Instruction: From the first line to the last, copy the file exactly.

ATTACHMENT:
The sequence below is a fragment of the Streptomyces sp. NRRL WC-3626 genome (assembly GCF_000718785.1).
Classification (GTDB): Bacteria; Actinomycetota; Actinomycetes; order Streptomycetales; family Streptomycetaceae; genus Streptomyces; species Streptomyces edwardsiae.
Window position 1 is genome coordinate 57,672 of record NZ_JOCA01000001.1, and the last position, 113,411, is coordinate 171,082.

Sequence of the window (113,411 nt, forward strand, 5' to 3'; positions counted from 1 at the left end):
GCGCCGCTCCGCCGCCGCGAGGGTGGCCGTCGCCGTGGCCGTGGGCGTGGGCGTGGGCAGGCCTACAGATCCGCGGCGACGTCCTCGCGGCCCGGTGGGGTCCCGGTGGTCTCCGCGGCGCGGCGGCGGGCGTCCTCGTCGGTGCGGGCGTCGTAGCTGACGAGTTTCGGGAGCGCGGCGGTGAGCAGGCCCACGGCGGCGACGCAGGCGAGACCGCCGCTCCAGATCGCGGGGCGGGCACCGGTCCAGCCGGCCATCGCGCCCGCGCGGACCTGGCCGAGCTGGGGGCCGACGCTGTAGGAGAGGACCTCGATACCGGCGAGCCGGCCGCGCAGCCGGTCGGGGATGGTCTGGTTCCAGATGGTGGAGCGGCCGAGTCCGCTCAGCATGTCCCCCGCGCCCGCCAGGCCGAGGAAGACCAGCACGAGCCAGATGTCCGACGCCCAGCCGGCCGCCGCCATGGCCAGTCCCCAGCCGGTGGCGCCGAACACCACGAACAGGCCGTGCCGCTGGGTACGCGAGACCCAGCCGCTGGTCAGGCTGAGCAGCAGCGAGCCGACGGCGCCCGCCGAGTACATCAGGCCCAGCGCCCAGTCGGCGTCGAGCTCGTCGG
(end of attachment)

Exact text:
The sequence below is a fragment of the Streptomyces sp. NRRL WC-3626 genome (assembly GCF_000718785.1).
Classification (GTDB): Bacteria; Actinomycetota; Actinomycetes; order Streptomycetales; family Streptomycetaceae; genus Streptomyces; species Streptomyces edwardsiae.
Window position 1 is genome coordinate 57,672 of record NZ_JOCA01000001.1, and the last position, 113,411, is coordinate 171,082.

Sequence of the window (113,411 nt, forward strand, 5' to 3'; positions counted from 1 at the left end):
GCGCCGCTCCGCCGCCGCGAGGGTGGCCGTCGCCGTGGCCGTGGGCGTGGGCGTGGGCAGGCCTACAGATCCGCGGCGACGTCCTCGCGGCCCGGTGGGGTCCCGGTGGTCTCCGCGGCGCGGCGGCGGGCGTCCTCGTCGGTGCGGGCGTCGTAGCTGACGAGTTTCGGGAGCGCGGCGGTGAGCAGGCCCACGGCGGCGACGCAGGCGAGACCGCCGCTCCAGATCGCGGGGCGGGCACCGGTCCAGCCGGCCATCGCGCCCGCGCGGACCTGGCCGAGCTGGGGGCCGACGCTGTAGGAGAGGACCTCGATACCGGCGAGCCGGCCGCGCAGCCGGTCGGGGATGGTCTGGTTCCAGATGGTGGAGCGGCCGAGTCCGCTCAGCATGTCCCCCGCGCCCGCCAGGCCGAGGAAGACCAGCACGAGCCAGATGTCCGACGCCCAGCCGGCCGCCGCCATGGCCAGTCCCCAGCCGGTGGCGCCGAACACCACGAACAGGCCGTGCCGCTGGGTACGCGAGACCCAGCCGCTGGTCAGGCTGAGCAGCAGCGAGCCGACGGCGCCCGCCGAGTACATCAGGCCCAGCGCCCAGTCGGCGTCGAGCTCGTCGG